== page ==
No doubt, this “disease-ifying” of symptoms has much to do with our soaring rates of illness – not just in overdiagnosis but the effects of continually feeding ourselves drugs, synthetic chemicals our bodies were never designed to consume.
Yet consume, we do – in so far as we buy the messages we’re sold, whether through drug ads or corporate-influenced news or movies and other fictions written by people who have bought into popular ideology.
Directly or indirectly, mass media tells the public what to think about world issues and stories. It delivers an image of what the world “should be like,” which lingers in the subconscious. The more this view is endorsed by the majority, the more we may come to accept as “reality” ourselves.
A patient of mine, a former drug sales rep, once shared with me how so much of what we see in mainstream news today is what’s called “pre-produced news” from PR agencies and marketers. How many of those “breakthrough drug” and “medical miracle” stories are actually covert commercials for Big Pharma? Yet NBC, ABC, CBS, CNN, and the rest play them out like they’re actually real news.
Children especially absorb such media messages with ease. Recently, I read a story on a blog about a grade schooler who went with his mother to the pediatrician and asked, “Hey, can I have some Lunesta? There’s a pretty butterfly in the commercials!”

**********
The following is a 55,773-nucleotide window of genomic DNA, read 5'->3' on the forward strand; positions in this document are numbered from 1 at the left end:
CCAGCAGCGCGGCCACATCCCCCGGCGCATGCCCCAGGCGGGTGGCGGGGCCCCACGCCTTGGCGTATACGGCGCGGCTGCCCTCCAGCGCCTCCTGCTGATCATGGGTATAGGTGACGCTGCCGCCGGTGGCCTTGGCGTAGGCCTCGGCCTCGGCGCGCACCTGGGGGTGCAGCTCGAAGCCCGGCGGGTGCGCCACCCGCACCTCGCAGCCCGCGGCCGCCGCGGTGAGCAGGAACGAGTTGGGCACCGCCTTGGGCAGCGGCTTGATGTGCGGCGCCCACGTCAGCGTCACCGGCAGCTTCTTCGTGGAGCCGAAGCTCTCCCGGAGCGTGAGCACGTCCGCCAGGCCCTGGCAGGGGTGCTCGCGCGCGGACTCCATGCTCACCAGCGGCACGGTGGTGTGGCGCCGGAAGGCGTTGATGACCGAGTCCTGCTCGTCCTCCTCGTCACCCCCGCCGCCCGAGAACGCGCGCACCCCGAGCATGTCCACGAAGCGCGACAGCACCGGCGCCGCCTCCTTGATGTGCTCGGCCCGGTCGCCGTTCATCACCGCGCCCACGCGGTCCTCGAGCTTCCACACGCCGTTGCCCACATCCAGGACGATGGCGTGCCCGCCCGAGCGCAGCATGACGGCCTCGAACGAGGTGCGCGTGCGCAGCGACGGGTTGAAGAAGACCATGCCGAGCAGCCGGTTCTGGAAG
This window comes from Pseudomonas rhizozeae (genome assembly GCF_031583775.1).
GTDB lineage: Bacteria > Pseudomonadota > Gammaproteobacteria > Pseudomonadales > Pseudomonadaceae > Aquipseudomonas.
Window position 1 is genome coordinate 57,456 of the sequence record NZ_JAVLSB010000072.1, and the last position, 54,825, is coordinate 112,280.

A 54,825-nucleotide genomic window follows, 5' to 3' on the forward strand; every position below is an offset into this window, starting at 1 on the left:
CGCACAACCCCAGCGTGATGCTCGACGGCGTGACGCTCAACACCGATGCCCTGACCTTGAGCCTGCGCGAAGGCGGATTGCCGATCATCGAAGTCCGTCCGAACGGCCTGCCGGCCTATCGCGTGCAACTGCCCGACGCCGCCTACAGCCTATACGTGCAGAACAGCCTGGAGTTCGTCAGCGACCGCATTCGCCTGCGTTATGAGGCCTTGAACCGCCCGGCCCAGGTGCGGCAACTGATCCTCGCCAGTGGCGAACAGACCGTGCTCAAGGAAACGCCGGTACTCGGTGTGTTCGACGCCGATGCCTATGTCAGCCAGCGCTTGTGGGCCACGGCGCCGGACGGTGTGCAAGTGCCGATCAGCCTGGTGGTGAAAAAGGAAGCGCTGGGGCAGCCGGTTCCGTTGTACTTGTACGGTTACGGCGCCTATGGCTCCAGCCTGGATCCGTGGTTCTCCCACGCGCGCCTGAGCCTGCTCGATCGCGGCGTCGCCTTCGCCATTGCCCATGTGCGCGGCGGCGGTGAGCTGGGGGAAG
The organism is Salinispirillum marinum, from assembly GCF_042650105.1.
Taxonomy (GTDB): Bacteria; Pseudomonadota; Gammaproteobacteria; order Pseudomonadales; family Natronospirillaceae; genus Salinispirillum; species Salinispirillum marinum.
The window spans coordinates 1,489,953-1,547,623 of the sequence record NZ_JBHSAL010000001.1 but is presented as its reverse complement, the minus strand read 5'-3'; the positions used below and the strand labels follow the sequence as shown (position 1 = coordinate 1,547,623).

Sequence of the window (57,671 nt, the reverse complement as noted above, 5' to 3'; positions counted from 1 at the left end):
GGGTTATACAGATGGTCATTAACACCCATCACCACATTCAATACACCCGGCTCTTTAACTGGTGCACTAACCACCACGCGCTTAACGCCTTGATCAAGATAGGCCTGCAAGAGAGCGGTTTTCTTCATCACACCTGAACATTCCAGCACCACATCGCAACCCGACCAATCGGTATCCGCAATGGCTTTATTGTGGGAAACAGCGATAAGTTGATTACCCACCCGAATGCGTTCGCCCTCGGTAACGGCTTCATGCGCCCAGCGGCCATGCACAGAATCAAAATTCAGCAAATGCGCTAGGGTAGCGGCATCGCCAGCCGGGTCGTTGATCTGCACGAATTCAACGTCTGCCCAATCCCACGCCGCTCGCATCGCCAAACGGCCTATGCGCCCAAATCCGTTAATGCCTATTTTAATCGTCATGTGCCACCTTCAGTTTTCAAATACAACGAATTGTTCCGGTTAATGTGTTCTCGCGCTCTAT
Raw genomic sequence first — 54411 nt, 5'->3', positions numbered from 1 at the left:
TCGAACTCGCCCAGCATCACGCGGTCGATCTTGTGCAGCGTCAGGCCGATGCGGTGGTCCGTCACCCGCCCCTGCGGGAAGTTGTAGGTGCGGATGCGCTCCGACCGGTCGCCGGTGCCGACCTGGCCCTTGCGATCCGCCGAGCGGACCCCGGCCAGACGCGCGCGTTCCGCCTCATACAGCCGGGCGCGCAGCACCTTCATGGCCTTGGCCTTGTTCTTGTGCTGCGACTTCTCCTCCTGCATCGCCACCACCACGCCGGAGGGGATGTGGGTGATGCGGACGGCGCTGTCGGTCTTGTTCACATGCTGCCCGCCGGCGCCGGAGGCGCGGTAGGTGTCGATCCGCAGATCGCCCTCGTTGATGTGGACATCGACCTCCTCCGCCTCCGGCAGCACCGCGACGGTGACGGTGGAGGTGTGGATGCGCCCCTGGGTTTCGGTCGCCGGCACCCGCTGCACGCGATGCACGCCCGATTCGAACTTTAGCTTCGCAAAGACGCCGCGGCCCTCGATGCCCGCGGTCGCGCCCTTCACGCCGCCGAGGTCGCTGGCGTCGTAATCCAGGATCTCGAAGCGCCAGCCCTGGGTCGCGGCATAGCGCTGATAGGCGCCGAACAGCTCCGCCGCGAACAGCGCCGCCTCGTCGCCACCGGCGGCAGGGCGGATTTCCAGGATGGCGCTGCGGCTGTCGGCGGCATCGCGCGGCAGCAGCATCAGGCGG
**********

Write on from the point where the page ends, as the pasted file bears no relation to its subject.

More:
Direct-to-consumer marketing has certainly swollen the bottom line for the drug industry, or they never would have lobbied it into existence. So of course they’ll attack any challenge from functional, integrative, or complimentary medicine.
But we don’t have to buy what they’re selling – neither their drugs nor their broader, cultural message about what health is and isn’t. Just as we can accept the conventional wisdom, we can question and challenge it. And we should. It’s the only way progress is made. It’s the only way growth happens.
The Proper Understanding of Disease
Of course, biological medicine is one major challenge to the status quo. Based on Hans-Heinrich Reckeweg’s Theory of Homotoxicology, it holds that
each living organism is a dynamic flow system constantly adjusting to the surrounding environment and attempting to remain in a state of balance. We are constantly in contact with substances that influence our flow system. Substances that disturb this flow are toxins (homotoxin refers to toxins that affect the human organism.) When the body encounters homotoxins it attempts to eliminate them by activating the defense systems of the body. The symptoms associated with a disease are a manifestation of the body attempting to heal itself.